The Growing Allocative Inefficiency of the U.S. Higher Education Sector
This paper presents new evidence on research and teaching productivity in universities using a panel of 102 top U.S. schools during 1981-1999. Faculty employment grows at 0.6 percent per year, compared with growth of 4.9 percent in industrial researchers. Productivity growth per researcher is 1.4-6.7 percent and is higher in private universities. Productivity growth per teacher is 0.8-1.1 percent and is higher in public universities. Growth in research productivity within universities exceeds overall growth, because the research share grows in universities where productivity growth is less. This finding suggests that allocative efficiency of U.S. higher education declined during the late 20th century. R&D stock, endowment, and post-docs increase research productivity in universities, the effect of nonfederal R&D is less, and the returns to research are diminishing. Since the nonfederal R&D share grows and is higher in public schools, this may explain the rising inefficiency. Decreasing returns in research but not teaching suggest that most differences in university size are due to teaching.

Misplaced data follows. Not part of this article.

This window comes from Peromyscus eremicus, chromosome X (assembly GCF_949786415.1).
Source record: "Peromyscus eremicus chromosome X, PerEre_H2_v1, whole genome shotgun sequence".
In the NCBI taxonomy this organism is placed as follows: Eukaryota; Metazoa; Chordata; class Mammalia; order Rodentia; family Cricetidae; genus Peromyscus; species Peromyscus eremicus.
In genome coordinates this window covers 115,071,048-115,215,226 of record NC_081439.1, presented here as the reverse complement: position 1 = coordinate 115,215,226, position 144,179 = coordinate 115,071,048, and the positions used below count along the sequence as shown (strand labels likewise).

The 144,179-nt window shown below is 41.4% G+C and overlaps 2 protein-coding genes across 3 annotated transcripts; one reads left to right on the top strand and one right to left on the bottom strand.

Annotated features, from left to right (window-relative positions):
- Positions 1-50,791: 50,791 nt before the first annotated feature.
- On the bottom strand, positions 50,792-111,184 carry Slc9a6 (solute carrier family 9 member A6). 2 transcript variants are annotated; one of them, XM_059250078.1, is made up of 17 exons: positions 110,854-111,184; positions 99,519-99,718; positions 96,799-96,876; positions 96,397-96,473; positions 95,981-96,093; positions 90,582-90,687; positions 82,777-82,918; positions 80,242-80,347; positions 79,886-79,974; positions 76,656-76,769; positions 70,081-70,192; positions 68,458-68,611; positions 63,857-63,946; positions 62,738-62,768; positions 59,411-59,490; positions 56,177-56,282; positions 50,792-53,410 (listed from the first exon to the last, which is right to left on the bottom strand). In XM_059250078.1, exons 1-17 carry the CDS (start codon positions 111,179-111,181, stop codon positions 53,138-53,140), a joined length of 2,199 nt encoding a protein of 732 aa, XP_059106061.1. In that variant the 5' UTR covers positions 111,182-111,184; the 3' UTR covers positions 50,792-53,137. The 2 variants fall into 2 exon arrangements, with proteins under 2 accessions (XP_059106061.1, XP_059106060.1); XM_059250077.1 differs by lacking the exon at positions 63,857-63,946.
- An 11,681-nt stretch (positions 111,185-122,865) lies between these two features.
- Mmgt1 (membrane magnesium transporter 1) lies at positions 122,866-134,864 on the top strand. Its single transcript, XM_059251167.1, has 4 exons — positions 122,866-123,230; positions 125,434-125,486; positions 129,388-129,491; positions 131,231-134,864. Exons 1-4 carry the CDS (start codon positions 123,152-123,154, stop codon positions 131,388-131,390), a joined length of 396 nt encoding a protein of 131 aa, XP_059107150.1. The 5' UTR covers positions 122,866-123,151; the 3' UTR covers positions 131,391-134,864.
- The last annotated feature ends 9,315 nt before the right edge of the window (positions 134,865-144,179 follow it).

This paper is part of the Science and Engineering Workforce Project at NBER. The Andrew W. Mellon and Alfred P. Sloan Foundations have generously supported this research. John Marsh provided research assistance and Jason Todd Abaluck provided data on student characteristics. We thank Ronald G. Ehrenberg, Irwin Feller, Amanda Goodall, Richard Jensen, and Donald Vitaliano for comments on earlier drafts. Special appreciation goes to Richard Freeman for support and guidance. This paper has benefited from presentations at Rensselaer Polytechnic Institute, Cornell University, meetings of the NBER-Science and Engineering Workforce Project, and the NBER Higher Education Meetings. Any remaining errors are our responsibility. The views expressed herein are those of the author(s) and do not necessarily reflect the views of the National Bureau of Economic Research.
Freeman, Richard B. and Daniel Goroff (eds.) Science and Engineering Careers in the U.S. Chicago: University of Chicago Press for NBER, 2009.
The Growing Allocative Inefficiency of the U.S. Higher Education Sector, James D. Adams, J. Roger Clemmons. in Science and Engineering Careers in the United States: An Analysis of Markets and Employment, Freeman and Goroff. 2009